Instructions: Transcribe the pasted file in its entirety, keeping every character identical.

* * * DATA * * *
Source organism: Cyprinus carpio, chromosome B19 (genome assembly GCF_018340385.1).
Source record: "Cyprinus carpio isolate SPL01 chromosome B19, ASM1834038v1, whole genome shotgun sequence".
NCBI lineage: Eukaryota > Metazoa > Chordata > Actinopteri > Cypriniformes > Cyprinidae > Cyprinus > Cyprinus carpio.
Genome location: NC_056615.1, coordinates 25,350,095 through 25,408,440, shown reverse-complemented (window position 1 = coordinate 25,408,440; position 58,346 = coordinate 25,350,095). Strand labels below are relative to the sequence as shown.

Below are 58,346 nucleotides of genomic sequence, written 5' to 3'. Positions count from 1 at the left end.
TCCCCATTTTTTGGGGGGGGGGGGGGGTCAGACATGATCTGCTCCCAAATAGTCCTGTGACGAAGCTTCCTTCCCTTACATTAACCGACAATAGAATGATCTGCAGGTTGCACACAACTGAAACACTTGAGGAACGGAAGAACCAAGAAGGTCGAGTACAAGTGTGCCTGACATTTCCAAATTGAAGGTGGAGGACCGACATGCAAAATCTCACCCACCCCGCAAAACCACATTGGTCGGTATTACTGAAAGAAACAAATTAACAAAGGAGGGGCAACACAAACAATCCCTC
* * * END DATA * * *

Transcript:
Source organism: Cyprinus carpio, chromosome B19 (genome assembly GCF_018340385.1).
Source record: "Cyprinus carpio isolate SPL01 chromosome B19, ASM1834038v1, whole genome shotgun sequence".
NCBI lineage: Eukaryota > Metazoa > Chordata > Actinopteri > Cypriniformes > Cyprinidae > Cyprinus > Cyprinus carpio.
Genome location: NC_056615.1, coordinates 25,350,095 through 25,408,440, shown reverse-complemented (window position 1 = coordinate 25,408,440; position 58,346 = coordinate 25,350,095). Strand labels below are relative to the sequence as shown.

Below are 58,346 nucleotides of genomic sequence, written 5' to 3'. Positions count from 1 at the left end.
TCCCCATTTTTTGGGGGGGGGGGGGGGTCAGACATGATCTGCTCCCAAATAGTCCTGTGACGAAGCTTCCTTCCCTTACATTAACCGACAATAGAATGATCTGCAGGTTGCACACAACTGAAACACTTGAGGAACGGAAGAACCAAGAAGGTCGAGTACAAGTGTGCCTGACATTTCCAAATTGAAGGTGGAGGACCGACATGCAAAATCTCACCCACCCCGCAAAACCACATTGGTCGGTATTACTGAAAGAAACAAATTAACAAAGGAGGGGCAACACAAACAATCCCTC